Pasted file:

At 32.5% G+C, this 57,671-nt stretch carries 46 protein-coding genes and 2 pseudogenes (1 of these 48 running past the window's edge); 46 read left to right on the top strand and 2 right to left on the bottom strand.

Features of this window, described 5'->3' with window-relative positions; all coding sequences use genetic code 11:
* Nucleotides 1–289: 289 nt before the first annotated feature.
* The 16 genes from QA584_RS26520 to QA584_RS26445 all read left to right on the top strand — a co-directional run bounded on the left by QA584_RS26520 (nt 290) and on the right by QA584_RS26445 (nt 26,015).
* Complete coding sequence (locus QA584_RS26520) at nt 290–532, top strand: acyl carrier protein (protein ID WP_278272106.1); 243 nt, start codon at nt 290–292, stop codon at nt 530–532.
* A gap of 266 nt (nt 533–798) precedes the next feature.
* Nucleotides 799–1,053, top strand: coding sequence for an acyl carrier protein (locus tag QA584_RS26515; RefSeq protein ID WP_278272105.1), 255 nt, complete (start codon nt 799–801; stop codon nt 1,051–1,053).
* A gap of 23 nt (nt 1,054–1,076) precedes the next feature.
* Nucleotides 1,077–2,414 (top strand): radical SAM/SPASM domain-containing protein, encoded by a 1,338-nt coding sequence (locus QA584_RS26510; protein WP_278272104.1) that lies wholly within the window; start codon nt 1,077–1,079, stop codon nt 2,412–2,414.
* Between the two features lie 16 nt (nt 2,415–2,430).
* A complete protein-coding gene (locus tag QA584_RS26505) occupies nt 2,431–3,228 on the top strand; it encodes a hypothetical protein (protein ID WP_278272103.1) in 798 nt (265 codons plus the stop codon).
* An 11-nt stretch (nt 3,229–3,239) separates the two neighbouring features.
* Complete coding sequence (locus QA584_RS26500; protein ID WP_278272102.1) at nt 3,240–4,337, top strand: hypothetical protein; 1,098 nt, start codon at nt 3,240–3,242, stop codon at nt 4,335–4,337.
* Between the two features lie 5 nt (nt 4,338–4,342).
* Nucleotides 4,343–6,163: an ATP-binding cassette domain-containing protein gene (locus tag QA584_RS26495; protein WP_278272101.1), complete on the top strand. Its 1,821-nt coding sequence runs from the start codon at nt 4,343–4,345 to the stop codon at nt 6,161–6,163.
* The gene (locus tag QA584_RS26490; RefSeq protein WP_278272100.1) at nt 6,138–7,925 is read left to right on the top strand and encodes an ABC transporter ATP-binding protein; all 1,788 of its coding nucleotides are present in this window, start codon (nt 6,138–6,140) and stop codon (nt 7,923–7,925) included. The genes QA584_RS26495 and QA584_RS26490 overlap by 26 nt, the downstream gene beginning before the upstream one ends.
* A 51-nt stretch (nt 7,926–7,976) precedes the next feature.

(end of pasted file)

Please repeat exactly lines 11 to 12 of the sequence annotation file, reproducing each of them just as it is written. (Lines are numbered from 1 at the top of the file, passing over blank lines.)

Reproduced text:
* A complete protein-coding gene (locus tag QA584_RS26505) occupies nt 2,431–3,228 on the top strand; it encodes a hypothetical protein (protein ID WP_278272103.1) in 798 nt (265 codons plus the stop codon).
* An 11-nt stretch (nt 3,229–3,239) separates the two neighbouring features.